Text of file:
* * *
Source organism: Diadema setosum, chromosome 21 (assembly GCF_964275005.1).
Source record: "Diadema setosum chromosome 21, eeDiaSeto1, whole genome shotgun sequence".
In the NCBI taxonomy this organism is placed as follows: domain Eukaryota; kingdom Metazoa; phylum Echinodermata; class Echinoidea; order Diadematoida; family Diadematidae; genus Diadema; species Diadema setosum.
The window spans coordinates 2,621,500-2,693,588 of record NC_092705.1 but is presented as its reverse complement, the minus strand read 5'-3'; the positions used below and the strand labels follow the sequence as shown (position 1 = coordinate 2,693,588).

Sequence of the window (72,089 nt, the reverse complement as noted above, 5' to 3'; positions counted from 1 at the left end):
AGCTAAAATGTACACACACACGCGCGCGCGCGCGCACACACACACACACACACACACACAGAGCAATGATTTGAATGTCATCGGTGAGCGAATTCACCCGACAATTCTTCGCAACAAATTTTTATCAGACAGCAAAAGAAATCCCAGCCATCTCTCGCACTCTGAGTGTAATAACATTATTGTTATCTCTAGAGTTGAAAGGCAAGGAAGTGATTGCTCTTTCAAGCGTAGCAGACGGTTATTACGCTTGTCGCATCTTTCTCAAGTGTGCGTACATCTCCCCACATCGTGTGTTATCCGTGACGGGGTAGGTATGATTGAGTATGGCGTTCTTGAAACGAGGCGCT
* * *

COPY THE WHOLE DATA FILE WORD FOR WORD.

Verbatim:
Source organism: Diadema setosum, chromosome 21 (assembly GCF_964275005.1).
Source record: "Diadema setosum chromosome 21, eeDiaSeto1, whole genome shotgun sequence".
In the NCBI taxonomy this organism is placed as follows: domain Eukaryota; kingdom Metazoa; phylum Echinodermata; class Echinoidea; order Diadematoida; family Diadematidae; genus Diadema; species Diadema setosum.
The window spans coordinates 2,621,500-2,693,588 of record NC_092705.1 but is presented as its reverse complement, the minus strand read 5'-3'; the positions used below and the strand labels follow the sequence as shown (position 1 = coordinate 2,693,588).

Sequence of the window (72,089 nt, the reverse complement as noted above, 5' to 3'; positions counted from 1 at the left end):
AGCTAAAATGTACACACACACGCGCGCGCGCGCGCACACACACACACACACACACACACAGAGCAATGATTTGAATGTCATCGGTGAGCGAATTCACCCGACAATTCTTCGCAACAAATTTTTATCAGACAGCAAAAGAAATCCCAGCCATCTCTCGCACTCTGAGTGTAATAACATTATTGTTATCTCTAGAGTTGAAAGGCAAGGAAGTGATTGCTCTTTCAAGCGTAGCAGACGGTTATTACGCTTGTCGCATCTTTCTCAAGTGTGCGTACATCTCCCCACATCGTGTGTTATCCGTGACGGGGTAGGTATGATTGAGTATGGCGTTCTTGAAACGAGGCGCT